The Role Of Religion In The Ogaden Conflict
Published on: Jan 26, 2009


For a long time Ethiopia’s Somali Regional State or Ogaden has been a theatre of violent confrontation between the Somalis living there and the Ethiopian authorities. Through history such conflicts have been launched under different pretexts by different groups (Hagmann, 2005). Religion played a prominent role in the campaigns of Ahmed Guray in the early 16th century, the Dervish movement of Sayid Mohammed Abdullahi Hassan in the late 19th and early 20th century and the late Nasrullah movement of the 1960s (Abbink, 2003). Leaders on both the Ethiopian and Somali sides have often been religious men or they operated under the influence of a religious man. In contrast, however, from the 1970s up to today, secessionism, irredentism and nationalism have been the main parlance of the conflict.

Without denying the presence of al-shabaab and the United Western Somali Liberation Fronts (UWSLF) in the Somali Regional State, both of which are jihadists, the Ogaden National Liberation Front (ONLF) and the Ethiopian National Defense Force (ENDF) are the primary actors in the Ogaden conflict, which has been ongoing since 1994 (HRW, 2008). According to Articles 11 and 27 of the Ethiopian constitution, Ethiopia is a secular state that recognises the equality of religions (FDRE, 1995). Similarly, ONLF claims to be a purely nationalistic organisation struggling for the freedom of the people in the region. In spite of these disassociations from religion, one can, in reality, observe that religion—Christianity in the case of the Ethiopian army and Islam in the case of ONLF—has a significant role in the waging and continuation of the conflict. Religion is intertwined with historical, social and political factors that contribute to conflict dynamics in Ethiopia’s Somali inhabited lowlands.

This article does not argue that either the ONLF or Ethiopia are religious entities, nor does it contend that the conflict between the two is a religious one. In order to understand the role of religion in the Ogaden conflict and the factors that may maximize it the article focuses on two interrelated themes. The first one concerns the religious identities that the parties to the conflict claim and how these identities have influenced violent conflicts so far. The second theme focuses on the behaviour of these actors in the conflict and how they deliberately mobilized religious overtones, which partly transformed a political conflict into a religious one.

Past Muslim-Christian relations

Historically, Ethiopia was a Christian empire involved in fierce expansionist conflicts with the Adal Emirate that was predominantly run by Somali religious elites with the help of Arabs and Ottoman Turkish Empire. With the appearance of Imam Ahmed Ibrahim Al-Ghazi, other wise known as Ahmed Guray or the left-handed in the early 16th century in Harar, the religious divide between Christian highlanders and the Muslim Somalis sharpened. The Portuguese and Ottoman empires’ support to Abyssinia and Ahmed Guray respectively reinforced the religious sentiment and hatred on both sides (Rediker, 2003). Almost four centuries latter Sayid Mohammed Abdullahi Hassan emerged with his Dervish movement, fighting in turn against Britain, Italy and Ethiopia for 21 years until he died in 1921. Sayid Mohammed had relentlessly called upon the Somali people to follow his jihad against Christian invaders (Latin, 2004). This revived existing religious tension and Somali anger at the continuous incursion and territorial claims of Ethiopian and Christian highland authority over the Ogaden.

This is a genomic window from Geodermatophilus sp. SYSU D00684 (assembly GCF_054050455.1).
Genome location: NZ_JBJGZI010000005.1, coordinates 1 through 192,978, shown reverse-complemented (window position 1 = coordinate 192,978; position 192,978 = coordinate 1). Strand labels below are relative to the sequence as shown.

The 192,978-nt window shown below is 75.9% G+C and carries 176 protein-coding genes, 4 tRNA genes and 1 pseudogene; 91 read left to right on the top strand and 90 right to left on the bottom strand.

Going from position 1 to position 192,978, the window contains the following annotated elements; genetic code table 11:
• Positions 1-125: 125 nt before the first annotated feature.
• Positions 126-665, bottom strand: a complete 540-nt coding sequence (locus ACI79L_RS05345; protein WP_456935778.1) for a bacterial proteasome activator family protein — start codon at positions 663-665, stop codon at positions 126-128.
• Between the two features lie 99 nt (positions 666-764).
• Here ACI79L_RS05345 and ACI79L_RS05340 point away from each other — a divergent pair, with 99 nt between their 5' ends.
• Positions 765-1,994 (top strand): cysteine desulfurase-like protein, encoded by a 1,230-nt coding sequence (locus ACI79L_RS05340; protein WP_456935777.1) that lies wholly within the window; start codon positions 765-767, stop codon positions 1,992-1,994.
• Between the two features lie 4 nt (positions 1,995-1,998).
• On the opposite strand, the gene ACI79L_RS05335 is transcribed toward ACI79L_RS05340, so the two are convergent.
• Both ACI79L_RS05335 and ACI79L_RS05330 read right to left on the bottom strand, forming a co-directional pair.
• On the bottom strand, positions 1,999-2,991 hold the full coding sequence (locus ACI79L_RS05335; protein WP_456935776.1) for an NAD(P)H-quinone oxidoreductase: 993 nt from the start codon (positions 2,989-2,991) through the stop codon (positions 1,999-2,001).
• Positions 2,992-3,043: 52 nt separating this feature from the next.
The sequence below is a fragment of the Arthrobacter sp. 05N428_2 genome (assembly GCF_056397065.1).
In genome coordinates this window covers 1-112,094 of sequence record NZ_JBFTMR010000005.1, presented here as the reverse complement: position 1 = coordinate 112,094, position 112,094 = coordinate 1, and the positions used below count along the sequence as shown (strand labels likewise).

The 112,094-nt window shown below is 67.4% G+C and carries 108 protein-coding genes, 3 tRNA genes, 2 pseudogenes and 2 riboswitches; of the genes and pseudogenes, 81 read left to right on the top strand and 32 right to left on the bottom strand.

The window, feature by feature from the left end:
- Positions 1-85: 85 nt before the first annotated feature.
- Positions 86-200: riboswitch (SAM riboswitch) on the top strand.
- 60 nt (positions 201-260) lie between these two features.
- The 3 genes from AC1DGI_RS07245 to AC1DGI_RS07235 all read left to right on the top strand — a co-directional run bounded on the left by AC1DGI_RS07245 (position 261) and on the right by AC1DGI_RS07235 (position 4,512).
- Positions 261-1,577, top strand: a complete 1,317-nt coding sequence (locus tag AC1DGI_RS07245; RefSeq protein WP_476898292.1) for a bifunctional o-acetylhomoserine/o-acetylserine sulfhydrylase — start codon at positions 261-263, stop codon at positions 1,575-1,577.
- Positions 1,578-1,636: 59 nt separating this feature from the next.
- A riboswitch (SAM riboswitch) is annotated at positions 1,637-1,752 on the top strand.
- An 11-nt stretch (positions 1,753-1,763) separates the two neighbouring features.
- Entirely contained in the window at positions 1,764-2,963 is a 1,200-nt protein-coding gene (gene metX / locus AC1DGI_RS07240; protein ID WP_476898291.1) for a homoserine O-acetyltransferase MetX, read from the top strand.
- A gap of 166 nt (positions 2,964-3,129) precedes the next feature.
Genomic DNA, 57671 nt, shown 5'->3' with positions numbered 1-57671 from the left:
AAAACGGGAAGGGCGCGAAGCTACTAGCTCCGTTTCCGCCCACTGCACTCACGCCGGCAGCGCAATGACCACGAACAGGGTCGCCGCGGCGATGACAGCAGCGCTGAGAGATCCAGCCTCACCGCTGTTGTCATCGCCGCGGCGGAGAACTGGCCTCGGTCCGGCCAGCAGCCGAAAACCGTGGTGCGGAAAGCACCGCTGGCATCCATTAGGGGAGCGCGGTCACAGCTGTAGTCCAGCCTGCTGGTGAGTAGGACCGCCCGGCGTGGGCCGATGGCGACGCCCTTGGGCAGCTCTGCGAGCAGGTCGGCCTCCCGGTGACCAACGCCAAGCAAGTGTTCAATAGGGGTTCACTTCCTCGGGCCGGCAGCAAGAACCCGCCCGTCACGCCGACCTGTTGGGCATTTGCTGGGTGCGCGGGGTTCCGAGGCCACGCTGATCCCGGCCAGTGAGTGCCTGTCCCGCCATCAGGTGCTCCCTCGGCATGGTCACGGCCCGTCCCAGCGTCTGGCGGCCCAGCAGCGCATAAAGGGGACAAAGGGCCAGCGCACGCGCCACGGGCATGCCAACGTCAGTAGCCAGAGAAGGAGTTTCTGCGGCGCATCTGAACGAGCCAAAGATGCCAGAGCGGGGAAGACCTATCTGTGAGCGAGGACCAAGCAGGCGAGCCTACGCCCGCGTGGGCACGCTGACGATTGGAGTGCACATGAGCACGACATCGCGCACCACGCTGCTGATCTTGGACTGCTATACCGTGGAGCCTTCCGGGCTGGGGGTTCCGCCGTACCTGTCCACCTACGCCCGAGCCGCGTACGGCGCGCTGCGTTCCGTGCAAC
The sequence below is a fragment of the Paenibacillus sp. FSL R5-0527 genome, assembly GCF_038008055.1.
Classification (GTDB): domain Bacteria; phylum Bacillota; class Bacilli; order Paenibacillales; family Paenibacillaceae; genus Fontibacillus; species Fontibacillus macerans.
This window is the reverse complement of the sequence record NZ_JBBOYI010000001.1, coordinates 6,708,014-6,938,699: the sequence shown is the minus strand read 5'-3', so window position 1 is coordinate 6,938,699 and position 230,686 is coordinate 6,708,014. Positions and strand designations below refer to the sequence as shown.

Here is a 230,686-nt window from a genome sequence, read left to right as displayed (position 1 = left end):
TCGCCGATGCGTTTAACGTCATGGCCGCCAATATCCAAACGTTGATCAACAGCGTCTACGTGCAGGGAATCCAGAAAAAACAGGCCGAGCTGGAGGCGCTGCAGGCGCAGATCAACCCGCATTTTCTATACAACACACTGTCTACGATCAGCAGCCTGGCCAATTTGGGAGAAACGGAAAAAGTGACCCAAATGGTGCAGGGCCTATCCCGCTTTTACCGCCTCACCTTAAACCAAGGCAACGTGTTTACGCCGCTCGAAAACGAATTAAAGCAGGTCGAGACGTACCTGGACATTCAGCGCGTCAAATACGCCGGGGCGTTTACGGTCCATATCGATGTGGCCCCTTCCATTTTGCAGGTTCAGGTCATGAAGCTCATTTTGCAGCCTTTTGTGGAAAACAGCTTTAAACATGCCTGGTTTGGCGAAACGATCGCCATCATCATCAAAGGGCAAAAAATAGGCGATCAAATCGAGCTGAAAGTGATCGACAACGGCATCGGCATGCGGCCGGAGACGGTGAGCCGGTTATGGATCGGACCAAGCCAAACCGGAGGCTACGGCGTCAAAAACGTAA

The 1960s Nasrullah uprising was another manifestation of religious mobilization. It was established in 1963 in the Ogaden to struggle for the independence of the region. Garad Makhtal Garad Dahir was elected as its first chairman and highly respected local clerics such as Sheikh Ibrahim Hashi and Sheikh Ali Suufi were among its leaders (Ansari, 2008, Markakis, 1987). The Arabic term Nasru-laah itself has far-reaching meaning in Islamic terminology as it is another way of saying ‘sacrifice for the sake of Allah’. This connotation and the rhetoric used by the Nasrullah leaders are proof of the limited place of nationalism in the movement. In the course of these events, from Ahmed Guray to Nasrullah, perceived threats have been built up on both sides. The Somalis began to consider other Ethiopians as their primary enemy and vice versa. Since the wars that spurred this enmity were strongly driven by religious undertones, religion was prominent in how the two sides framed each other. Socioeconomic and political factors both aggravated or eased tensions between the two.

The 1969 coup d’état in Somalia and the 1974 revolution in Ethiopia both came with different discourses. The leaders of both revolutions, Siad Barre in Somalia and Mengistu Hailemariam in Ethiopia, committed themselves to secularism, namely scientific socialism. In Ethiopia it was at this point that Muslims felt that the regime was no longer a Christian one. The establishment of the Supreme Council of Islamic Affairs in Ethiopia in 1976 was another step forward in Christian-Muslim relations (Ahmed, 2006). Nevertheless, this was not enough to extinguish the religious factor in the ongoing tensions between Somalis and the Ethiopian regime.